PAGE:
NEW YORK ( – Dr. Yosef A. A. ben-Jochannon, engineer, linguist, anthropologist and historian died in a New York City nursing home on March 19 at the age of 97.

“Dr. Ben” as he was affectionately referred to was born on December 21, 1918 to a Puerto Rican mother and an Ethiopian father, in what is known as the “Falasha” Hebrew community in Gondor, Ethiopia.

His formal education began in Puerto Rico and continued in The Virgin Islands and in Brazil, where he attended elementary and secondary school. Dr. Ben earned a B.S. degree in Civil Engineering at the University of Puerto Rico, and a Master’s in Architectural Engineering from the University of Havana in Cuba. He received doctoral degrees in Cultural Anthropology and Moorish History from the University of Havana and the University of Barcelona in Spain.


Dr. ben-Jochannon was an adjunct professor at Cornell University in Ithaca, N.Y., from 1976 to 1987. He has written and published 49 books and papers, revealing much of his findings from his studies of Egypt. Two of his better-known works: “Black Man of the Nile” and “Africa Mother of Major Western Religions.”

“We have lost another great giant to get to Black people the research of our glorious ancient past,” said the Honorable Minister Louis Farrakhan of the Nation of Islam. “His legacy is solid in what Allah says that He would not waste the work of any worker and what a great worker he was and is, and so long as our people are deprived of the knowledge of self and seek the knowledge of self, he will be one of the sources that they seek,” said Min. Farrakhan.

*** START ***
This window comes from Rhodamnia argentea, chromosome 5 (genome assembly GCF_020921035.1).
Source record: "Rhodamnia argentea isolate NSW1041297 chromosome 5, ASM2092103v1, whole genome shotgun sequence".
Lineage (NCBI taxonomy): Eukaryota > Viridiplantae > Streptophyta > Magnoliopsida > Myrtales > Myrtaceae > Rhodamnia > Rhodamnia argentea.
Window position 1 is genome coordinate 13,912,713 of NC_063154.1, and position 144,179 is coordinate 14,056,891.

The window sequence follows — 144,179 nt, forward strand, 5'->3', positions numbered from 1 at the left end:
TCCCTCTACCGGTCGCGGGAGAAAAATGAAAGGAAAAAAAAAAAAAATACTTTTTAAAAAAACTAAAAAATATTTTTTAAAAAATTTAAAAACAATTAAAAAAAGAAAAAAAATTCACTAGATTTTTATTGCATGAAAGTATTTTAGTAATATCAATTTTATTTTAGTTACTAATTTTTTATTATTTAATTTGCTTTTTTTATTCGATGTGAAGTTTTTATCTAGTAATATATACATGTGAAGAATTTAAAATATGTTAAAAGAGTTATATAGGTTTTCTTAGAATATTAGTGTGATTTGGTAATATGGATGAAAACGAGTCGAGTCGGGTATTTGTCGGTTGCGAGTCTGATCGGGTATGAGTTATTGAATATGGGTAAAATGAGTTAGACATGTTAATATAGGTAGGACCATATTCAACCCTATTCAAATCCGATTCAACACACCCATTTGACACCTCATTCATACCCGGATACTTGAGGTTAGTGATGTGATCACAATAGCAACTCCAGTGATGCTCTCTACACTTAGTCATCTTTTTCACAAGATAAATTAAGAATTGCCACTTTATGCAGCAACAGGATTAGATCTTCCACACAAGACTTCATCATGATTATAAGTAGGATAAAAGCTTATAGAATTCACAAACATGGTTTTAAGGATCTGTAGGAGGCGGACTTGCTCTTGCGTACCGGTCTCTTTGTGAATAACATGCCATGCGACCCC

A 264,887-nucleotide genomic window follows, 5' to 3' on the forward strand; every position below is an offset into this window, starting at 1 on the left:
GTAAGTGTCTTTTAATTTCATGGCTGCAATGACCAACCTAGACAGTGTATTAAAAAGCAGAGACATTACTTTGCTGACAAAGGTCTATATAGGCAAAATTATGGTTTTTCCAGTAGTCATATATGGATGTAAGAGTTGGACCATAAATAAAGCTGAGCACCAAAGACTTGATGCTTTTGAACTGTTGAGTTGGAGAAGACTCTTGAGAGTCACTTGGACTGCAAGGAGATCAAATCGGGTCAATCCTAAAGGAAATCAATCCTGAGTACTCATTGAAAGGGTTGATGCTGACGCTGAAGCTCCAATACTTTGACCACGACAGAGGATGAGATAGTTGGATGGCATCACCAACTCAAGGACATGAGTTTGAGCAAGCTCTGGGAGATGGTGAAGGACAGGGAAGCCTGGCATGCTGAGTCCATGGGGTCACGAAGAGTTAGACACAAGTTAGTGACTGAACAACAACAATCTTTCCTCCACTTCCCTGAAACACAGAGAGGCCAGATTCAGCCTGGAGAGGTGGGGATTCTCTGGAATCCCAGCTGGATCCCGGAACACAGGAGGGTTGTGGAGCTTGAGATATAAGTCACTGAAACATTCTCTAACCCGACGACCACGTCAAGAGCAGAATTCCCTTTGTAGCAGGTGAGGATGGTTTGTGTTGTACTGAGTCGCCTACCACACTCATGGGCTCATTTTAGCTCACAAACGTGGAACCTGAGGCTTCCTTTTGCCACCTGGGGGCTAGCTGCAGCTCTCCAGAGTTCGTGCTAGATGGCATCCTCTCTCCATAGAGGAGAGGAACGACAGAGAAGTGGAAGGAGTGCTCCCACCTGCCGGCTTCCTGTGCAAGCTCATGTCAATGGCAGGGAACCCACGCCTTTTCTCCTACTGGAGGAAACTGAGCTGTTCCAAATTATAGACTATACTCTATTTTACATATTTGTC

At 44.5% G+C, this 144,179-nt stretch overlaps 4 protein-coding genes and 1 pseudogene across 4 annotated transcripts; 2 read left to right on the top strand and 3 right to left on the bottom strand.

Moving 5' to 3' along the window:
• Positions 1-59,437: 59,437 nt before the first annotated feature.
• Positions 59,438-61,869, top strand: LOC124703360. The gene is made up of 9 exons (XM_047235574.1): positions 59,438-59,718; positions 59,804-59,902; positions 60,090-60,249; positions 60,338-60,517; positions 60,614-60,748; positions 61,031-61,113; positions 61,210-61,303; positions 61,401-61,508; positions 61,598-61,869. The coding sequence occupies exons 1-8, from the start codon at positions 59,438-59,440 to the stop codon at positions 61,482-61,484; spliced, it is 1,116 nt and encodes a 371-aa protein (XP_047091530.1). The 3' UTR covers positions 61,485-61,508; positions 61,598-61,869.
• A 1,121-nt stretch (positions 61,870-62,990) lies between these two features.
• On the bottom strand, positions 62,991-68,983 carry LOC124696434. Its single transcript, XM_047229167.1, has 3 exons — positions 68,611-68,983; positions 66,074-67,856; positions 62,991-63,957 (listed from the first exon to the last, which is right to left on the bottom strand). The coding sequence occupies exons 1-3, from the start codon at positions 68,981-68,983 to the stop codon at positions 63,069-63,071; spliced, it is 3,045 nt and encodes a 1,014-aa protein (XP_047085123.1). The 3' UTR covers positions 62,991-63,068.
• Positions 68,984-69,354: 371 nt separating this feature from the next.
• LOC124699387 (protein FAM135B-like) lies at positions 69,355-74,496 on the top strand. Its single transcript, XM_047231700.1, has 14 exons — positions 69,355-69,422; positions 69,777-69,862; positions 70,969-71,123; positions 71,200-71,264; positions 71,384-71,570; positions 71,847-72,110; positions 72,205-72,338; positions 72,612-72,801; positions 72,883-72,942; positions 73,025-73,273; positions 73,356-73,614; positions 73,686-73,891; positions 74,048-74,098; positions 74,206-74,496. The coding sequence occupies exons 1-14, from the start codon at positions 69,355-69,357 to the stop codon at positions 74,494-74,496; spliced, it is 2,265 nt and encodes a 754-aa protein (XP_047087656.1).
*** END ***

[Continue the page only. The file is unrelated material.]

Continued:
He referred to Dr. Ben as the last of a great list of scholars of ancient Black civilizations and Black history, which included the late John Henrik Clarke, Cheikh Anta Diop, Ivan Van Sertima and Chancellor Williams.

Dr. Leonard Jeffries told The Final Call that Dr. ben-Jochannon was the “gift that keeps on giving.” “Anybody who can remain on this planet 97 years means we have had a gift,” he said. It was very meaningful to have, Dr. Ben say: “Here”, this knowledge is for our people,” said Dr. Jeffries, who was attending the annual conference of the Association for the Study of Classical African Civilizations, an organization that Dr. ben-Jochannon co-founded in 1984. “He did it like nobody else,” Dr. Jeffries said. We need to have a term for him, Dr. Jeffries said. “The enlightened one!” he exclaimed.

The former head of the Africana Studies Department at City College in New York City reminded The Final Call that he was sitting next to Dr. ben-Jochannon on March 16, 2002, when Min. Farrakhan called for the noted historian to join him in the pulpit at the Salem United Methodist Church in Harlem.

Dr. ben-Jochannon enthralled the packed church there to celebrate the Holy Day of Atonement by saying he was “moved” by Min. Farrakhan’s speech. “I find Min. Farrakhan to be the only Black man that stands up for his people,” he said. The “Nation of Islam is the premiere group working for the benefit of Black people,” he added.